IS IMMIGRATION NECESSARY FOR ECONOMIC GROWTH?
Figures on Australia’s economy show an impressive spurt of growth since the last financial year. More specifically, growth was 3.5% in the September 2020 quarter, 3.2% in the December quarter and 1.8% in the March 2021 quarter. That’s about 8.5% in nine months. (1)
Meanwhile our current account, a figure which includes balance of payments on trade, interest payments on debt and shareholder dividends on foreign investment, is positive and expected to be $149 billion in the 2020-21 financial year. (2) Australia’s current account had been in deficit from the early 1970s until the latter part of 2019. This is good news for the economy and the country.
Not surprisingly our foreign debt has started to shrink. (3) And the unemployment rate is only 5.1% despite the removal of the jobkeeper allowance. (4)
What has gone down is immigration and population growth. The population grew by 136,300 to 25,694,393 in 2020. This was a rate of 0.5%. Only 2.4% of this growth was due to net overseas migration and 97.6% due to natural increase. (5) This was despite a slight drop in the birth rate.
In other words despite a huge drop in immigration our economy is performing. This gives a lie to the claim that we need mass immigration for economic growth.
In fact in the three years before Covid hit our economy was performing poorly despite pretty high levels of immigration and population growth as shown by the following figures:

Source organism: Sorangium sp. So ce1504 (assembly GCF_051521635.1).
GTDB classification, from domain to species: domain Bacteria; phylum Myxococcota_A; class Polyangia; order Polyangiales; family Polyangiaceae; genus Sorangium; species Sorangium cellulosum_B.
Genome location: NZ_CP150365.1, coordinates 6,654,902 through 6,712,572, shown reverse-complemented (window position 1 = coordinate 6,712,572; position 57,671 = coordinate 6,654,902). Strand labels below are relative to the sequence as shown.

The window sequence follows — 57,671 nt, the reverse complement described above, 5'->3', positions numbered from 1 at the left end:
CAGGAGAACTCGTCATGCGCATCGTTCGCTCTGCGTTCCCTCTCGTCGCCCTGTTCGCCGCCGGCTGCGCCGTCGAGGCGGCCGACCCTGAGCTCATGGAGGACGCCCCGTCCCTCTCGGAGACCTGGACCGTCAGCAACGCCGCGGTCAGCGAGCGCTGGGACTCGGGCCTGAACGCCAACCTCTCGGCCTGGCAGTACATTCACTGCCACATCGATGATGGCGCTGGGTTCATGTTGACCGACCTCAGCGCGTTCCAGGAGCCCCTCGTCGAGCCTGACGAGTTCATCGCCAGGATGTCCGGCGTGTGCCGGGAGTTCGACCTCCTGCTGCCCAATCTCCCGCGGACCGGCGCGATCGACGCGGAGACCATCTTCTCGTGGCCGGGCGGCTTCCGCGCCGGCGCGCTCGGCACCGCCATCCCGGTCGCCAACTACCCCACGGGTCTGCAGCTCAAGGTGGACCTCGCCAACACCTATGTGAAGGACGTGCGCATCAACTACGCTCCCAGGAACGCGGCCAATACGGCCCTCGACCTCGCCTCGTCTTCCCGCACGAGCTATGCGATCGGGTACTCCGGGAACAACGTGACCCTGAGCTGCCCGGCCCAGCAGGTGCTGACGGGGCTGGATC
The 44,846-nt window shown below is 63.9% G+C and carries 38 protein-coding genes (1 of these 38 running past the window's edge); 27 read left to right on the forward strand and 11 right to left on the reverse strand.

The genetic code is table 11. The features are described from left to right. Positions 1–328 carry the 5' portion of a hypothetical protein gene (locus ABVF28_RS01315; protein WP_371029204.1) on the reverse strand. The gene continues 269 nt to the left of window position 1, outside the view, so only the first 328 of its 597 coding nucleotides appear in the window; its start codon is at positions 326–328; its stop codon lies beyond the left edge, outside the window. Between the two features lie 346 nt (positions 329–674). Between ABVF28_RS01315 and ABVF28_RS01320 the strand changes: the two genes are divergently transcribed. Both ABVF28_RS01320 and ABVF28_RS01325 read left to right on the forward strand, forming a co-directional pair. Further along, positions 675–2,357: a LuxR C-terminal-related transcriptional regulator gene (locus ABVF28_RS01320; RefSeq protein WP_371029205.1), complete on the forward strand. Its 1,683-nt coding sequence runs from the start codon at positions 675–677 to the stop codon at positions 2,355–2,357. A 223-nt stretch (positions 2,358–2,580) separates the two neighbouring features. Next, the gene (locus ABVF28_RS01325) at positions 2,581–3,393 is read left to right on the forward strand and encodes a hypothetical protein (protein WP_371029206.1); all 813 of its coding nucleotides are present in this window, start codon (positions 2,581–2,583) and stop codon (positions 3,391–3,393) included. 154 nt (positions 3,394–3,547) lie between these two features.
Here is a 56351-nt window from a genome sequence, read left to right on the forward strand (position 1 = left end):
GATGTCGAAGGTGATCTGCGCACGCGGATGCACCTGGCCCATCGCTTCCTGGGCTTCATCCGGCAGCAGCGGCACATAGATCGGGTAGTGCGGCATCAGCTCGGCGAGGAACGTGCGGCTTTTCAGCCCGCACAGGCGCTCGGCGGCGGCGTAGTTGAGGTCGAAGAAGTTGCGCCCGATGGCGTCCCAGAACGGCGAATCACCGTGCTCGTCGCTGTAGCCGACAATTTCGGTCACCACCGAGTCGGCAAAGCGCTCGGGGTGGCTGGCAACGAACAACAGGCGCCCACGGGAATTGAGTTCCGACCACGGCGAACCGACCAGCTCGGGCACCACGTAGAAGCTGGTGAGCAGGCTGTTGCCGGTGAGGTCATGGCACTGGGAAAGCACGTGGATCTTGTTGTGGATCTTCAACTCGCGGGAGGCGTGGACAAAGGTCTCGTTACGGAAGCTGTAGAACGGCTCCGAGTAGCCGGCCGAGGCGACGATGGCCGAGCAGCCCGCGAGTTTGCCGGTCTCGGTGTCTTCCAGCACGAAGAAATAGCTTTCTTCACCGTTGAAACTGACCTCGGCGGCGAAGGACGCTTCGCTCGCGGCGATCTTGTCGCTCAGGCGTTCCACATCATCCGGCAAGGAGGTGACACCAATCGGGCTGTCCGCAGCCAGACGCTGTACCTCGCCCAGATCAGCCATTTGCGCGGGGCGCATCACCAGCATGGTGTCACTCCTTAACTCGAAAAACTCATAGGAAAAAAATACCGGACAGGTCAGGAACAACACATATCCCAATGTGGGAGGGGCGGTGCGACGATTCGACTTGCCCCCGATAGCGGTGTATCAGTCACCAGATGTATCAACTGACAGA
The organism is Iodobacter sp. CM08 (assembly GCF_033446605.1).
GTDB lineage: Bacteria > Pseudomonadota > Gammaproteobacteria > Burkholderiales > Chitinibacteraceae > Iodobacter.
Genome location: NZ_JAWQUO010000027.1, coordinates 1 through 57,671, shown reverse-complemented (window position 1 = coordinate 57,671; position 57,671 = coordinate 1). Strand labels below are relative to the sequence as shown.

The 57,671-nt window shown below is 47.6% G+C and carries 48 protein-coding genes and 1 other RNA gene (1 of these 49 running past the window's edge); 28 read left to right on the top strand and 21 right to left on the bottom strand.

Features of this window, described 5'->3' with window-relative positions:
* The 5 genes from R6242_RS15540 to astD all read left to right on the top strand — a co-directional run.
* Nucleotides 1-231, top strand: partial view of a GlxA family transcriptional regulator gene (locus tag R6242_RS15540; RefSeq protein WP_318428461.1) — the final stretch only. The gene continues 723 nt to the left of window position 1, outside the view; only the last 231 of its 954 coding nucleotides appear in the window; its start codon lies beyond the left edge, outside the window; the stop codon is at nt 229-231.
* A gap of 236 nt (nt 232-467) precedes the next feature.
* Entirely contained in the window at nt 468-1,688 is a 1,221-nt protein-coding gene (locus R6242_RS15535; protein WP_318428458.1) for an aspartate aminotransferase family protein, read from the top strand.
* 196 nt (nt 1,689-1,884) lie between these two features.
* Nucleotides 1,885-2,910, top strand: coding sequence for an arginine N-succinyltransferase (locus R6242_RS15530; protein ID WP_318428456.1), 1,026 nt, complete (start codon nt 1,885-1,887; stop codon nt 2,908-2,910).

Year: 2017 2018 2019
Population growth: 1.57% 1.61% 1.54%
Economic growth: 2.30% 2.95% 2.16% (6)
One thing that tends not to be mentioned when discussing immigration is the amount migrants remit back to their home countries. With the Covid 19 epidemic remittances in most countries tended to slow down. This is good as, according to America’s Pew Research Center, remittances from Australia reached $20 billion in 2018 – and that was in U.S. dollars. (7)
Meanwhile house prices have continued to go up and in the six months to 31 March rose by 8.7%. This was the fourth highest growth in house prices in the world. (8) Soaring house prices and household debt are driving inequality and damaging productivity according to the University of NSW’s Sydney’s City Futures Research Centre. National household debt has more than doubled over the last three decades, from 70% of GDP in 1990 to almost 185% in 2020. House prices could rise by 14% in the coming year meaning that even more families will not be able to own their own home. (9)
Flooding the country with more migrants will add to these problems and will likely reverse the gains we have made with foreign debt and our current account. We seem to be doing better without mass immigration.
One more point: Japan has had a shrinking population for about a decade but, until Covid struck, its economy grew each year. In 2017 for instance it population went down by 0.2% but its economy expanded by 2.17%. (10) More evidence that a country does not need immigration to grow the economy.
(2) Michael Janda, “Current Account Surplus Gives Economy Breathing Room, Says Bank of America”, www.abc.net.au/news/ 1 July 2021
(6) Australian Bureau of Statistics, 3101.00, Estimated Residential Population; www.macrotrends.net/countries
(8) MacKenzie Scott, “House Price Growth among Fastest in World”, The Australian, 10 June 2021
(9) “House Prices, Debt ‘Time Bomb’ Threat”, Daily Telegraph, 16 June 2021